“Luce Cote and Patricio Henriquez’s hard-hitting documentary delivers a searing indictment of what has gone on behind closed doors inside the Guantanamo Bay detention centre… Regardless of Omar Khadr’s innocence or guilt, the psychological cruelty that was inflicted on him is shocking to watch.” (James Garner)
What the PR said: 4 Days Inside Guantánamo is a documentary based on security camera footage from the Guantánamo Bay prison. This encounter between a team of Canadian intelligence agents and a child detainee in Guantánamo has never before been seen.
Based on seven hours of video footage recently declassified by the Canadian courts, this documentary delves into the unfolding high-stakes game of cat and mouse between captor and captive over a four day period. Maintaining the surveillance camera style, this film analyzes the political, legal and scientific aspects of a forced dialogue.
What we said: 4 Days Inside Guantanamo is a documentary that demands to be seen by anybody who claims to be interested in world affairs. Through the story of one child, it offers a glimpse of the depths that powerful political elites will go to in order to maintain dominance.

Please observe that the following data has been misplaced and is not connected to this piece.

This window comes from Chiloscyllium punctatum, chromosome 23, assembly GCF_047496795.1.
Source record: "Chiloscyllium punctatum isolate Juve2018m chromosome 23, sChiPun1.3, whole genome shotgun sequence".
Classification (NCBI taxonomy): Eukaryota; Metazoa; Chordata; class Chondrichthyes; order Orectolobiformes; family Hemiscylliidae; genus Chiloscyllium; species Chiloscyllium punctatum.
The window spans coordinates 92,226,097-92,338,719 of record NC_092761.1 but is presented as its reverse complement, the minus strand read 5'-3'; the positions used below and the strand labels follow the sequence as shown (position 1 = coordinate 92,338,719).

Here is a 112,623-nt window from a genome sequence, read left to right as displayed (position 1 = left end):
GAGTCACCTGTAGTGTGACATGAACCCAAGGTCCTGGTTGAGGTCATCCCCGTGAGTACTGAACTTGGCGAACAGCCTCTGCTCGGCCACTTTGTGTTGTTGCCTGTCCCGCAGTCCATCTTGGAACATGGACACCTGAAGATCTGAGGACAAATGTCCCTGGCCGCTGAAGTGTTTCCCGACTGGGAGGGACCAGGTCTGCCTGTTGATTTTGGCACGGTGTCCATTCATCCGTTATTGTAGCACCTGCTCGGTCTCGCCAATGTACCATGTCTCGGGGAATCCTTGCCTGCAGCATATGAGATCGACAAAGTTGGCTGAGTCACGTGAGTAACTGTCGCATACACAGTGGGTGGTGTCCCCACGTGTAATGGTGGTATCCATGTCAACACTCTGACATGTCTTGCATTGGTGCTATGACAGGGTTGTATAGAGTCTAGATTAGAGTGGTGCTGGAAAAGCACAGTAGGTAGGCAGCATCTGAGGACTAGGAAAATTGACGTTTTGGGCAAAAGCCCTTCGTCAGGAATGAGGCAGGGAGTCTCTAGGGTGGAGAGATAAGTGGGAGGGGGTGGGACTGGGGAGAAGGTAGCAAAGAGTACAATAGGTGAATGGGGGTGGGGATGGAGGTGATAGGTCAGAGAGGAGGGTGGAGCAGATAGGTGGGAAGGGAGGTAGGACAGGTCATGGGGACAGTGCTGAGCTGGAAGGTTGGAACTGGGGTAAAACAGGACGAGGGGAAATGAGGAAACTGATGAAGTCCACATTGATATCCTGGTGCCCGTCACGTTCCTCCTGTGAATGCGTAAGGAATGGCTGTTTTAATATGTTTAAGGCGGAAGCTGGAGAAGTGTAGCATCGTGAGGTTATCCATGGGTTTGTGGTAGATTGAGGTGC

Director: Mahamat-Saleh Haroun | Released: 5th September 2011 (DVD)
“Not only is A Screaming Man my favourite Chadian film of the year, but also my favourite in world cinema. It’s a terribly gritty and desolate feature. The lead performance is fantastic, as it that of Adam’s son Abdel. It’s minimalist and thought-provoking, as this sombre production is one of the more affecting and distressing of the year, and one that isn’t easy to forget or shrug off after having seen it. In fact, six months on and I’m still struggling.” (Stefan Pape)
What the PR said: Drama set in modern-day Chad.
Adam (Youssouf Djaoro) is a one-time swimming champion who now, in his mid-fifties, works as swimming pool manager at a hotel. His life is turned upside down when the hotel is taken over by new owners who make Adam redundant and give the job to his son Abdel (Dioucounda Koma). Meanwhile, the country is gripped by civil war as the government comes under attack from rebel forces and all civilians are expected to contribute to the war effort.
Humiliated, resentful and penniless, Adam makes a deal with the leader of the local resistance movement that he will live to regret.
What we said: A Screaming Man is captivating and contemplative film, thanks largely to the dignified performance of its protagonist. Despite its shortcomings, it manages to capture the inner struggles of one man in relation to the wider of context of Chad as a whole in a way that is impressive.
Check back with us tomorrow when we will be counting down from 25-21, and you can check out every part of this year’s countdown here.